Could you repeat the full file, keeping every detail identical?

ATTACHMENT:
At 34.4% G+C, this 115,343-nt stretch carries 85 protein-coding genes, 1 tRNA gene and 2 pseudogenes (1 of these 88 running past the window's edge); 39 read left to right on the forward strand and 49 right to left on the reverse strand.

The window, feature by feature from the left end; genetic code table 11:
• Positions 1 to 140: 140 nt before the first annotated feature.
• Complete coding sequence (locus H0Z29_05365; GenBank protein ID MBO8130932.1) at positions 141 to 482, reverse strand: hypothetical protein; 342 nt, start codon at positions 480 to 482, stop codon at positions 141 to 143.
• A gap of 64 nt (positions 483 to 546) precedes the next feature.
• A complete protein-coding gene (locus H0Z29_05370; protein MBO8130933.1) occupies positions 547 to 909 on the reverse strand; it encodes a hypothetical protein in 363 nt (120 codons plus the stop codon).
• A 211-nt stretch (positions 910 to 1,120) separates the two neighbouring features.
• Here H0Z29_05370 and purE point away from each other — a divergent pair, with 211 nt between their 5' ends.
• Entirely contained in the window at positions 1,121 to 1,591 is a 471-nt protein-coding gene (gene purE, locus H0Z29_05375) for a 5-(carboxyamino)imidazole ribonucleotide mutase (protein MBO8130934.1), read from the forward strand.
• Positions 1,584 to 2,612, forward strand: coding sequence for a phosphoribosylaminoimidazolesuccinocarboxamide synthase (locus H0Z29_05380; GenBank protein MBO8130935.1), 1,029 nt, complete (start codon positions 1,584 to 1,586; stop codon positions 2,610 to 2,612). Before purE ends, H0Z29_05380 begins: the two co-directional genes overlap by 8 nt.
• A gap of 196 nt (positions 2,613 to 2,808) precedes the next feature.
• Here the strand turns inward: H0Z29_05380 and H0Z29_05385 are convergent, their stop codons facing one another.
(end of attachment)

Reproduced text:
At 34.4% G+C, this 115,343-nt stretch carries 85 protein-coding genes, 1 tRNA gene and 2 pseudogenes (1 of these 88 running past the window's edge); 39 read left to right on the forward strand and 49 right to left on the reverse strand.

The window, feature by feature from the left end; genetic code table 11:
• Positions 1 to 140: 140 nt before the first annotated feature.
• Complete coding sequence (locus H0Z29_05365; GenBank protein ID MBO8130932.1) at positions 141 to 482, reverse strand: hypothetical protein; 342 nt, start codon at positions 480 to 482, stop codon at positions 141 to 143.
• A gap of 64 nt (positions 483 to 546) precedes the next feature.
• A complete protein-coding gene (locus H0Z29_05370; protein MBO8130933.1) occupies positions 547 to 909 on the reverse strand; it encodes a hypothetical protein in 363 nt (120 codons plus the stop codon).
• A 211-nt stretch (positions 910 to 1,120) separates the two neighbouring features.
• Here H0Z29_05370 and purE point away from each other — a divergent pair, with 211 nt between their 5' ends.
• Entirely contained in the window at positions 1,121 to 1,591 is a 471-nt protein-coding gene (gene purE, locus H0Z29_05375) for a 5-(carboxyamino)imidazole ribonucleotide mutase (protein MBO8130934.1), read from the forward strand.
• Positions 1,584 to 2,612, forward strand: coding sequence for a phosphoribosylaminoimidazolesuccinocarboxamide synthase (locus H0Z29_05380; GenBank protein MBO8130935.1), 1,029 nt, complete (start codon positions 1,584 to 1,586; stop codon positions 2,610 to 2,612). Before purE ends, H0Z29_05380 begins: the two co-directional genes overlap by 8 nt.
• A gap of 196 nt (positions 2,613 to 2,808) precedes the next feature.
• Here the strand turns inward: H0Z29_05380 and H0Z29_05385 are convergent, their stop codons facing one another.